There’s plenty to keep investors on the edge of their seats right now — the election, the economy and the pandemic, to name just a few.
But one thing that’s abundantly clear? Big-cap stocks are powering through all of it.
When the markets turn down, these stocks are the safe harbor investors turn to. And when the markets are bullish, these are the stocks that people go to for growth.
This pattern has played out most of this year and I would argue was in place for the latter part of 2019 as well.
These 7 hot stocks to buy with mega-cap status are perfect examples of diverse companies with unique stories that keep them at the top of their game, now and for years to come:
- Apple (NASDAQ:AAPL)
- Amazon (NASDAQ:AMZN)
- Alibaba (NYSE:BABA)
- Salesforce.com (NASDAQ:CRM)
- Nike (NYSE:NKE)
- Procter & Gamble (NYSE:PG)
- Johnson & Johnson (NYSE:JNJ)
Small stocks usually do well when the economy is rapidly expanding. But there are so many constraints and visibility is so opaque, it’s now a much smarter choice to invest in big stocks that can grow regardless of the economy’s path.
7 Hot Stocks To Buy: Apple (AAPL)
The uber-consumer electronics company released its fiscal Q4 earnings yesterday for the quarter ended September 30.
Many metrics were up significantly and the company beat both earnings and profits expectations. Yet the company sold off in afterhours trading.
Why? Because sales in China were down nearly 30% year-over-year. Much of this could be pandemic-related consumer depression coupled with the fact most countries were dealing with import and export limitations during this period. But the underlying concern is that China’s taste for U.S. phones may be waning as trade relations between the nations remain frosty.
However, there were a number of bright notes in the call, with tablet sales, Mac sales and services up significantly. Even China showed non-iPhone sales jumps.
AAPL, with a nearly $2 trillion market cap, is up 80% in the past year and its iPhone 12 launch should help keep the momentum going.
If there was one obvious winner from the pandemic lockdown in March and beyond, it was AMZN. The online retail behemoth became the national default when social distancing shuttered stores and other businesses.
And the fact that it’s so well run, even during those high pressure times? That it managed to get those orders delivered in a timely fashion, even when demand skyrocketed? Well that’s reason enough to like the stock.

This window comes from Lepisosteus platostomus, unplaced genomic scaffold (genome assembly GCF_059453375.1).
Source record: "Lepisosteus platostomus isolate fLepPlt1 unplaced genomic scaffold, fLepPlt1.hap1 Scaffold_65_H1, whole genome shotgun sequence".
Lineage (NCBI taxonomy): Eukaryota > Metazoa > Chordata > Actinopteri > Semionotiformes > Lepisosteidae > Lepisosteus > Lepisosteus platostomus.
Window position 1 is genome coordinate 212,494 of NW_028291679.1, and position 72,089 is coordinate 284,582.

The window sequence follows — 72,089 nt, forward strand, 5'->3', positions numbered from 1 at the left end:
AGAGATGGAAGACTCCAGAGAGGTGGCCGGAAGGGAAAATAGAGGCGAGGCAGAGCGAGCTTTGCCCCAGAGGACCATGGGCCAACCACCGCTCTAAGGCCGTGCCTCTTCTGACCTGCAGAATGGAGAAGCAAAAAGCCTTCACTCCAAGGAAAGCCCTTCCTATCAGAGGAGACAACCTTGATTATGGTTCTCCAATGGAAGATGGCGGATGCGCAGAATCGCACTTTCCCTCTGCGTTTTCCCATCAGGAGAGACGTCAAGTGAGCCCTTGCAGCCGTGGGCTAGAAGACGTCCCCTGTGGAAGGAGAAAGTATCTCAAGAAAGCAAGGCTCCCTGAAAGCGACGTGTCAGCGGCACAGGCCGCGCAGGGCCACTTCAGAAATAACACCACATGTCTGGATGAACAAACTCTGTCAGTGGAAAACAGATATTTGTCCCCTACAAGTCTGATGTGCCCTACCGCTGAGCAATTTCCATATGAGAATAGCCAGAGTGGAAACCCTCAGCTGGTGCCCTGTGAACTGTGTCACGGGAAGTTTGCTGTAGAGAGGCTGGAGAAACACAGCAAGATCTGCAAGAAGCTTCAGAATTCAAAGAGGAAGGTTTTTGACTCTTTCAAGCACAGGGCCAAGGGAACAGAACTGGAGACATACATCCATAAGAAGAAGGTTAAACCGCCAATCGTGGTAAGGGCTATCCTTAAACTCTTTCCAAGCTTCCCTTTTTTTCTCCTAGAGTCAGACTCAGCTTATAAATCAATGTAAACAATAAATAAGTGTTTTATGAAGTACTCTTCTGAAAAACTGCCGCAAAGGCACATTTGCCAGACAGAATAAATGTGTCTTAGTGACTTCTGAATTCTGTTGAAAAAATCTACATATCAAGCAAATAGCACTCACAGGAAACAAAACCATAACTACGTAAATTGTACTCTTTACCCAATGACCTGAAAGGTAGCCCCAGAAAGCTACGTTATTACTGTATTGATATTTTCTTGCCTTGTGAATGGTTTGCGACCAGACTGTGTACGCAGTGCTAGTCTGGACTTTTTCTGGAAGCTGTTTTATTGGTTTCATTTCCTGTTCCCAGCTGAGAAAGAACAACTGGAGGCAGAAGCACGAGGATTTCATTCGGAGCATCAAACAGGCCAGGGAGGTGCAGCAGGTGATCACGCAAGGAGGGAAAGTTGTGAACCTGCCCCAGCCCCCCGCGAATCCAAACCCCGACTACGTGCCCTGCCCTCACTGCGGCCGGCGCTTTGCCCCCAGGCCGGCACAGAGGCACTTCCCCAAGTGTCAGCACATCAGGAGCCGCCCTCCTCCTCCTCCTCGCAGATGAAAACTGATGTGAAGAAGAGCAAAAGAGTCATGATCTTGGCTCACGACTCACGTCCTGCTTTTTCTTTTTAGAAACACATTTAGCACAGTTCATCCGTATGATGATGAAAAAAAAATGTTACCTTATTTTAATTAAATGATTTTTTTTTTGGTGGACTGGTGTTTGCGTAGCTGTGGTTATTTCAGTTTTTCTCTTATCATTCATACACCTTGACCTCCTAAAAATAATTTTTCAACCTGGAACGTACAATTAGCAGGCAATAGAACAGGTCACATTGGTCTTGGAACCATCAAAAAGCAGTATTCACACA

Yet the truly mindboggling part is that, for all the revenue that its retail business drives, its real profit powerhouse is Amazon Web Services (AWS). As the biggest cloud provider in the world, its margins power most of the other divisions, especially the constant flow of new ideas and acquisitions the company engages in.
Its $1.6 trillion market cap puts it in rarefied company, as does its 79% return in the past 12 months. And there’s plenty of opportunity left on the table.
“The Amazon of China” is how most Westerners thumbnail this company. And while that’s very true it’s also much bigger in its ambitions simply due to the way the Chinese market is structured.
It runs wholesale and retail operations as well as search engine and cloud computing divisions. And its fintech spinoff Ant Financial is about to be the largest IPO in history.
BABA will have a 22% stake in Ant. It also just picked up 6% ownership in travel retailer Dufry (OTCMKTS:DUFRY).
And remember, China has about 5 times the amount of people as the U.S., and it’s the second-largest economy in the world. The company has been making inroads to India as well.
The U.S.-listed BABA has a market cap of $858 billion, but it also has a separate listing in China. The stock is up 77% in the past year and going strong.
Customer relationship management (CRM) is an entire business sector that exists now because Salesforce.com built it.
CRM (the company) took the disparate parts of managing enterprise companies’ customer tracking, support, marketing and sales, and rolled them into one system.